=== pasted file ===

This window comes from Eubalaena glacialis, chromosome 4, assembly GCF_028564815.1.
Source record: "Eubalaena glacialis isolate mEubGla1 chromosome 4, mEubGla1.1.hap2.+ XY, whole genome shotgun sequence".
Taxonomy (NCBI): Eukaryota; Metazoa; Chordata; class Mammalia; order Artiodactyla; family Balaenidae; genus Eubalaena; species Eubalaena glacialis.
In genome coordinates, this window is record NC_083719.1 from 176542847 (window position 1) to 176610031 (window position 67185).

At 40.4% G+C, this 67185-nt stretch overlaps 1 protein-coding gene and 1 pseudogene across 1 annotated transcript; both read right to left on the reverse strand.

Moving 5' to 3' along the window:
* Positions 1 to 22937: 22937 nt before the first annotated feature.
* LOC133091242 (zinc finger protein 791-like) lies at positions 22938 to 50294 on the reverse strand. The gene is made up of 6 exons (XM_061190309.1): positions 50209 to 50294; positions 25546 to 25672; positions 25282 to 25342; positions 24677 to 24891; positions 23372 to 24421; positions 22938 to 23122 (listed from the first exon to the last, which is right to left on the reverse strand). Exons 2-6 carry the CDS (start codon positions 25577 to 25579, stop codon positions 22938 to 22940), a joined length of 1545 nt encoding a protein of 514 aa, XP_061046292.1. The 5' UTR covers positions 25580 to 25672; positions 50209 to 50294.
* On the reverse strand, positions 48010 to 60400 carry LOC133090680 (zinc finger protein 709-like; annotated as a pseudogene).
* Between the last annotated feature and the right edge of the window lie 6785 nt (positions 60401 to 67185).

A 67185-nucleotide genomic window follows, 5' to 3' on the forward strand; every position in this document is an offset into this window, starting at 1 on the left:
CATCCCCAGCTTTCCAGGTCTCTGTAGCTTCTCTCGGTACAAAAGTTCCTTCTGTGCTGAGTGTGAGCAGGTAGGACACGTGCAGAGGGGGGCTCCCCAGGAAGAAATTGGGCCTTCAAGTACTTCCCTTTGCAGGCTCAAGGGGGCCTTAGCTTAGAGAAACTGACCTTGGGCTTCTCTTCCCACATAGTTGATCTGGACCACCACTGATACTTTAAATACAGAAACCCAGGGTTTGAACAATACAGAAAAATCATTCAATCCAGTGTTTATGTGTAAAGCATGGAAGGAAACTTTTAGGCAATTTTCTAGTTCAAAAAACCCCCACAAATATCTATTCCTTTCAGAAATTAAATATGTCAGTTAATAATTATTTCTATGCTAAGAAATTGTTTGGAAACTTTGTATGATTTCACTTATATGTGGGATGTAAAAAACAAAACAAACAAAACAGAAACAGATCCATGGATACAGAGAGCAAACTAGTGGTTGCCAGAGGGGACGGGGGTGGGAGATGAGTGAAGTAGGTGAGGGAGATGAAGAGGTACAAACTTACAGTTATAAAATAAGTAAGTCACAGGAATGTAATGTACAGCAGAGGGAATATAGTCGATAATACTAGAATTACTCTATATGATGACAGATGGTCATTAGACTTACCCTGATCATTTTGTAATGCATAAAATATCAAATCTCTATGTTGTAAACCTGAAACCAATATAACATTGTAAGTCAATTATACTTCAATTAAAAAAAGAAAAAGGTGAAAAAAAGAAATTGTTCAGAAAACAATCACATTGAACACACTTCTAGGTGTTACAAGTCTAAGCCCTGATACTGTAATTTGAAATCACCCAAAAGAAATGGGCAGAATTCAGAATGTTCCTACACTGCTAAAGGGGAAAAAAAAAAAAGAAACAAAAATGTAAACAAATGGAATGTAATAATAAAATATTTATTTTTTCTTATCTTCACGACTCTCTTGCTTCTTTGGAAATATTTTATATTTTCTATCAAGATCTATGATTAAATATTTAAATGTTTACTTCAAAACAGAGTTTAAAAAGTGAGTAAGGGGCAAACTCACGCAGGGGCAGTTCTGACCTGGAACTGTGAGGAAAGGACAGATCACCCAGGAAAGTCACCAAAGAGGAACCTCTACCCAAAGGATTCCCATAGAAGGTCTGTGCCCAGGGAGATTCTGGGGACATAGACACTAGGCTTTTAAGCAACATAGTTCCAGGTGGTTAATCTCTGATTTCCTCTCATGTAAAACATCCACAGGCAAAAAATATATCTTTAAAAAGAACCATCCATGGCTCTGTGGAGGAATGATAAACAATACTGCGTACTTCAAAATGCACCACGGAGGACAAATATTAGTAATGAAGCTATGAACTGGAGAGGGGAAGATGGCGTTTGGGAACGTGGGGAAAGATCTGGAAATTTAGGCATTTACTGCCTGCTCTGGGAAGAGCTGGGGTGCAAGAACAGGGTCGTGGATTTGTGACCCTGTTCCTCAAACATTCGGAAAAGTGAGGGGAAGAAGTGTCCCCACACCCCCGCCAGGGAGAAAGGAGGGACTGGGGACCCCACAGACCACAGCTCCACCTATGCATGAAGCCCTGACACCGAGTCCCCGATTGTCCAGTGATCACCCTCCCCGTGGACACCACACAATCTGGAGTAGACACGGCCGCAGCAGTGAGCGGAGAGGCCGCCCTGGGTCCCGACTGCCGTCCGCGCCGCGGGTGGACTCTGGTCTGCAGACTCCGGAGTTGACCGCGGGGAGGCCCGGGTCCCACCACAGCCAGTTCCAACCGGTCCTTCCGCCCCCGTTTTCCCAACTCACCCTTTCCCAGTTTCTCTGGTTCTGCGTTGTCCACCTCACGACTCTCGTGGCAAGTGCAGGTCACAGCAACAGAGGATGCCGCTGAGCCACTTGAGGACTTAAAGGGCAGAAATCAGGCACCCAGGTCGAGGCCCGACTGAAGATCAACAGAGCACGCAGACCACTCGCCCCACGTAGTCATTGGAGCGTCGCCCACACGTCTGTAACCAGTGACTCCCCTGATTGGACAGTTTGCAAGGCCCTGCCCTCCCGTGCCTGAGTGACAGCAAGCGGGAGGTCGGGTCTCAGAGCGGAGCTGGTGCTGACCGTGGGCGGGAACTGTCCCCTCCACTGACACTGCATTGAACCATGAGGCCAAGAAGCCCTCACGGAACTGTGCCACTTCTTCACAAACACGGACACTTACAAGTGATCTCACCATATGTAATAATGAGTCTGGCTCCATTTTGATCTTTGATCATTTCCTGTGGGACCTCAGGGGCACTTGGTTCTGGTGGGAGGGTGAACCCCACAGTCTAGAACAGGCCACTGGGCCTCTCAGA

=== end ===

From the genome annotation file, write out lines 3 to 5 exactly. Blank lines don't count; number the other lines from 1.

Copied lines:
Taxonomy (NCBI): Eukaryota; Metazoa; Chordata; class Mammalia; order Artiodactyla; family Balaenidae; genus Eubalaena; species Eubalaena glacialis.
In genome coordinates, this window is record NC_083719.1 from 176542847 (window position 1) to 176610031 (window position 67185).

At 40.4% G+C, this 67185-nt stretch overlaps 1 protein-coding gene and 1 pseudogene across 1 annotated transcript; both read right to left on the reverse strand.